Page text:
Regular readers will know that I've questioned the Alward government for focussing on the deficit at the expense of a real jobs agenda. Yes, the fiscal balance needs to change, but if we are going to withdraw public money from the economy during a global slowdown, we had better have some solid plans on economic development.
The government department that quarterbacks this strategy needs to be part of that plan. So far, the promise of more private sector expertise at InvestNB has not really changed how the department operates. Judging by the flow of press releases in the Minister's name, it's the same game plan with an advisory board in place.
At a recent leadership candidates' forum I was asked about BNB reform. Here are some ideas I offered...
(1) Re-think staff structure. Good businesses guide employees through incentives, not micromanagement. Business New Brunswick should reflect this -- each unit should have measurable goals and targets, with staff paid based on results, with incentive pay for bringing companies and jobs into the province.
(2) Build government's skill-set. Too often, economic development teams hire those with experience in government agencies, affirming the culture of subsidies and saving existing businesses. Priority should be placed on bringing in private sector talent skilled in sales and global contacts, and we should use headhunting agencies where appropriate.
(3) Go after the markets with emerging middle classes. The fact we have no emerging market strategy to go after the 500 million new middle class consumers in China, India and Russia...let alone one for the African nations like Ghana and Rwanda who had double-digit economic growth rates, shows how locked BNB has been in subsidizing what we have. For emerging markets, there needs to be a clear strategy to establish business contacts with countries that have growing economies, like China and India, with staff to support them. For instance, the lack of a China strategy, and staff with language skills and connections to that market, needs to be remedied.
(4) End preferential treatment of industries. We have rigid rules about what sectors we will, and won’t support, which sounds like government picking winners and losers to me. Let's use community plans and strengths to develop cluster strategies that offer effective job creation tools with clear measurement of results and greater focus on mentorship and angel investor help to foster new enterprises and jobs rather than bailouts.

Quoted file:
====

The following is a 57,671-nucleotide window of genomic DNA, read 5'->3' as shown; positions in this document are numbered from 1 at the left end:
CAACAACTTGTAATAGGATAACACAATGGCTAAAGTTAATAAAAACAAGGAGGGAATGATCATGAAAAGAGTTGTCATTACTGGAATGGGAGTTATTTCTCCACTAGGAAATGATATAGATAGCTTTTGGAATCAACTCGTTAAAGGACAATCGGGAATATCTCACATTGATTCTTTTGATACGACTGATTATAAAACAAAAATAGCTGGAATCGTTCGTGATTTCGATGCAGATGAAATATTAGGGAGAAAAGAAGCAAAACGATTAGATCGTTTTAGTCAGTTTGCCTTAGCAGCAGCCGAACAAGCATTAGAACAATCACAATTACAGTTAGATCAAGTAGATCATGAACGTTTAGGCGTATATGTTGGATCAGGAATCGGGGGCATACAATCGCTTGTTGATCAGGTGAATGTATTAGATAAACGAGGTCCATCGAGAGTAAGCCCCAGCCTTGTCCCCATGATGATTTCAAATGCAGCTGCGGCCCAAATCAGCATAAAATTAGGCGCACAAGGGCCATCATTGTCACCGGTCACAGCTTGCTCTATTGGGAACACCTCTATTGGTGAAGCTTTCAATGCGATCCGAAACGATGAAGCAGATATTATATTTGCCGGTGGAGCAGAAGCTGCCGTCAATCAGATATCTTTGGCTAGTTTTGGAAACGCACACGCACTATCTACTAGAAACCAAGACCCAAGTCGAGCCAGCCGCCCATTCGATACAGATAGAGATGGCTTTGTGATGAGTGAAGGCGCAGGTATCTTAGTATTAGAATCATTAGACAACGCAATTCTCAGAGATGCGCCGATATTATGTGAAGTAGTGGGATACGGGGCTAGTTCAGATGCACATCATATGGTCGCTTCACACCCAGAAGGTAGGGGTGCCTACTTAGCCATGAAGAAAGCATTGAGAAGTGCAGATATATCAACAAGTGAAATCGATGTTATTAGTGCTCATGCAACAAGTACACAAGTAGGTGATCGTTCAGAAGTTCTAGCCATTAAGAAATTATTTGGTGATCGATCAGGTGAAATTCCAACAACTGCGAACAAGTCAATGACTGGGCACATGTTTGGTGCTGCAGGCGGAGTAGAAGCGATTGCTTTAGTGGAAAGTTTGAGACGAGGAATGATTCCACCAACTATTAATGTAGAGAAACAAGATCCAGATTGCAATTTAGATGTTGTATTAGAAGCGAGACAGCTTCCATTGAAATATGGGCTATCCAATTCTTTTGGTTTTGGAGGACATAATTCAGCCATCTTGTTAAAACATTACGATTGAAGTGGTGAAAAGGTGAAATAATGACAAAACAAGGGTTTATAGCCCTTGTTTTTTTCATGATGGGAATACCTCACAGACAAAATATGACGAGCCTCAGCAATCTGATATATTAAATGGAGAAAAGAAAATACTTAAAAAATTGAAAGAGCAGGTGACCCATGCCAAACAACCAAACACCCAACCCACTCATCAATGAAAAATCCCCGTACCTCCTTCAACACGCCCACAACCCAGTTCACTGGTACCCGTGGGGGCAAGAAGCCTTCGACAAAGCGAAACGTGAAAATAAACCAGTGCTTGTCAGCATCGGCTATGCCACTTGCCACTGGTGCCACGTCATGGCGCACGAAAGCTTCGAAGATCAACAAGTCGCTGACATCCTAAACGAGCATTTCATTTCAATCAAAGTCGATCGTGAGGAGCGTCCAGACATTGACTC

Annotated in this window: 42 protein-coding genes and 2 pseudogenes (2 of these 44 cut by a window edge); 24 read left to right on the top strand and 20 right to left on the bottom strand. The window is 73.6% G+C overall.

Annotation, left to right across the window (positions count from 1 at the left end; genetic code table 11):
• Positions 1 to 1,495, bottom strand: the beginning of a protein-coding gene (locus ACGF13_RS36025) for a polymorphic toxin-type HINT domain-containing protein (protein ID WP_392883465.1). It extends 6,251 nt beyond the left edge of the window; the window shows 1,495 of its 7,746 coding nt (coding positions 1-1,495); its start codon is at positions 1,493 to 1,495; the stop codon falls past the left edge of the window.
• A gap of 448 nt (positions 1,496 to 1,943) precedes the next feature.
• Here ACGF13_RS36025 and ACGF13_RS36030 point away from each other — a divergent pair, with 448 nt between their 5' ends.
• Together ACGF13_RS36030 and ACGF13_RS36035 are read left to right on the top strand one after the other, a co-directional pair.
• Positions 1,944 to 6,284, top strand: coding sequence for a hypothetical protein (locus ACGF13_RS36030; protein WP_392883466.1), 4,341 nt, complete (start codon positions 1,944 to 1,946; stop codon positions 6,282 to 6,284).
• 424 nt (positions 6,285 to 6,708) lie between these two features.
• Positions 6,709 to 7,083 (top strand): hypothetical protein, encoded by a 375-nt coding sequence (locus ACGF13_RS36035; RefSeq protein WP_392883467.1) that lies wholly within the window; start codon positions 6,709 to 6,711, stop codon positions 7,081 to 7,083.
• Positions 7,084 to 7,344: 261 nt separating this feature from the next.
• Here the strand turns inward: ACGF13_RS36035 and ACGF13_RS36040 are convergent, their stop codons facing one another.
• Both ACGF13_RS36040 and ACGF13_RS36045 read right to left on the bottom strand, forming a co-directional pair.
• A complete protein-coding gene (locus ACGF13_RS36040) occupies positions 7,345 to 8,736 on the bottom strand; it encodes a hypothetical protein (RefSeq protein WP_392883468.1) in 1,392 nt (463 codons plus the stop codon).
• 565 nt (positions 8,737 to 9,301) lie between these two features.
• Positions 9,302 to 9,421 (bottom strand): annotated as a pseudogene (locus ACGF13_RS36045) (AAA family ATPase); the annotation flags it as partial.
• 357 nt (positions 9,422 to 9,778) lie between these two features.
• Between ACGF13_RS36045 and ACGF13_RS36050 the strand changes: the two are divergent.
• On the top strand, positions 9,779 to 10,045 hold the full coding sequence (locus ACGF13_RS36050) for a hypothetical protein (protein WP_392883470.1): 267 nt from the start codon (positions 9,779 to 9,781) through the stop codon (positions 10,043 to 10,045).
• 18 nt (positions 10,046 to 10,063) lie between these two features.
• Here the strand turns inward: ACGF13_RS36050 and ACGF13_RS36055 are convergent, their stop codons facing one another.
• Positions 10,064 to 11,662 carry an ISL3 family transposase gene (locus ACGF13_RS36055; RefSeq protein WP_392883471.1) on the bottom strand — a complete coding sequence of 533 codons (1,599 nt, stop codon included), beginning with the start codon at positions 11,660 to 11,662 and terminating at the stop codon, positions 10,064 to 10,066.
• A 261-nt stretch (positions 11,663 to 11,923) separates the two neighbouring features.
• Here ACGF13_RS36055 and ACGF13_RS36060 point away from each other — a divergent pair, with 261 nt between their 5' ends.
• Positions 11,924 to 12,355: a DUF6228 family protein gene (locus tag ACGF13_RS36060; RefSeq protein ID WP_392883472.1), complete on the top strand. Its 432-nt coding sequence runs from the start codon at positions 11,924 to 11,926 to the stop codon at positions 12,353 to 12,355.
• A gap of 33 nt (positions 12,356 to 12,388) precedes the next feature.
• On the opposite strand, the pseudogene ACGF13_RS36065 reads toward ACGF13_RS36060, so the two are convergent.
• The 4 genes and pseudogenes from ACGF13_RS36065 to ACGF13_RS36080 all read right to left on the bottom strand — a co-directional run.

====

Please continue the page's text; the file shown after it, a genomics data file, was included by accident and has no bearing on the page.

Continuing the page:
(5) Create an Entrepreneurship Desk to deal with the soft barriers to new business. Too often, new businesspeople from the Maritime Provinces lack the mentorship and help they need in finding needed angel investors, or capital, or just advice. We need to encourage private sector leaders to design networks across the province, country, and world that erase the competitive disadvantages faced by rural communities in New Brunswick.
(6) Ensure every department understands its job creation mission. InvestNB's private sector expertise should be used to have a jobs audit of every department, maximizing their role in the economy. For example, the National Governors' Association in the U.S. has a Rural Arts-based Economic Development manual, but our Culture department doesn't have a desk for those issues. The Education Department hasn’t gotten strategic advice from BNB in leveraging their foreign schools to open markets. Reinventing government for a jobs-based mission should be a government-wide initiative led by BNB.
These are just a few steps that can be taken to reform Business New Brunswick, and make it an effective agency to foster entrepreneurship, open new markets, and especially create jobs.